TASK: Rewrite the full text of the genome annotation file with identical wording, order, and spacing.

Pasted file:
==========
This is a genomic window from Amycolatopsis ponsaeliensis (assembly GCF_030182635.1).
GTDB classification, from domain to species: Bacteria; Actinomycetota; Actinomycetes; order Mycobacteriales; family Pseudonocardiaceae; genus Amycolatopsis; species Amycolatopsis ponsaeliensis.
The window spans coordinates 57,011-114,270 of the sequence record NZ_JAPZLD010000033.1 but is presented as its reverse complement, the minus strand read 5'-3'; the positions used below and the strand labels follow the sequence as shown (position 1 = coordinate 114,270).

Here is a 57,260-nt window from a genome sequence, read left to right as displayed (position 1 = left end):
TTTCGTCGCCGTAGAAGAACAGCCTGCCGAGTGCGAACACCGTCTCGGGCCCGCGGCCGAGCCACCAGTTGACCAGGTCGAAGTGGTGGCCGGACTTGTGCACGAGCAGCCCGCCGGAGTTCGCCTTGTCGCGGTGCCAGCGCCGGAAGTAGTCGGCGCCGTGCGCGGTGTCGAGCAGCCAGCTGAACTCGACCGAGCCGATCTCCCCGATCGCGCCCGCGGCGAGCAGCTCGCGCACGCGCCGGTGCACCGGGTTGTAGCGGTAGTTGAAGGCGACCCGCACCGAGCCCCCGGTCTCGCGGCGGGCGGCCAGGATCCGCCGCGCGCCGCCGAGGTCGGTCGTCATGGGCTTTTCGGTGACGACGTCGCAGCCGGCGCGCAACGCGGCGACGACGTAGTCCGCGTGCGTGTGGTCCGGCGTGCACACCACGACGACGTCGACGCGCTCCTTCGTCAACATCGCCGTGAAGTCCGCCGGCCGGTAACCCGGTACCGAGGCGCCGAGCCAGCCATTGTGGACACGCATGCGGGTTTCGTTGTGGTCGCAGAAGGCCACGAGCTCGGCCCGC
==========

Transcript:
This is a genomic window from Amycolatopsis ponsaeliensis (assembly GCF_030182635.1).
GTDB classification, from domain to species: Bacteria; Actinomycetota; Actinomycetes; order Mycobacteriales; family Pseudonocardiaceae; genus Amycolatopsis; species Amycolatopsis ponsaeliensis.
The window spans coordinates 57,011-114,270 of the sequence record NZ_JAPZLD010000033.1 but is presented as its reverse complement, the minus strand read 5'-3'; the positions used below and the strand labels follow the sequence as shown (position 1 = coordinate 114,270).

Here is a 57,260-nt window from a genome sequence, read left to right as displayed (position 1 = left end):
TTTCGTCGCCGTAGAAGAACAGCCTGCCGAGTGCGAACACCGTCTCGGGCCCGCGGCCGAGCCACCAGTTGACCAGGTCGAAGTGGTGGCCGGACTTGTGCACGAGCAGCCCGCCGGAGTTCGCCTTGTCGCGGTGCCAGCGCCGGAAGTAGTCGGCGCCGTGCGCGGTGTCGAGCAGCCAGCTGAACTCGACCGAGCCGATCTCCCCGATCGCGCCCGCGGCGAGCAGCTCGCGCACGCGCCGGTGCACCGGGTTGTAGCGGTAGTTGAAGGCGACCCGCACCGAGCCCCCGGTCTCGCGGCGGGCGGCCAGGATCCGCCGCGCGCCGCCGAGGTCGGTCGTCATGGGCTTTTCGGTGACGACGTCGCAGCCGGCGCGCAACGCGGCGACGACGTAGTCCGCGTGCGTGTGGTCCGGCGTGCACACCACGACGACGTCGACGCGCTCCTTCGTCAACATCGCCGTGAAGTCCGCCGGCCGGTAACCCGGTACCGAGGCGCCGAGCCAGCCATTGTGGACACGCATGCGGGTTTCGTTGTGGTCGCAGAAGGCCACGAGCTCGGCCCGC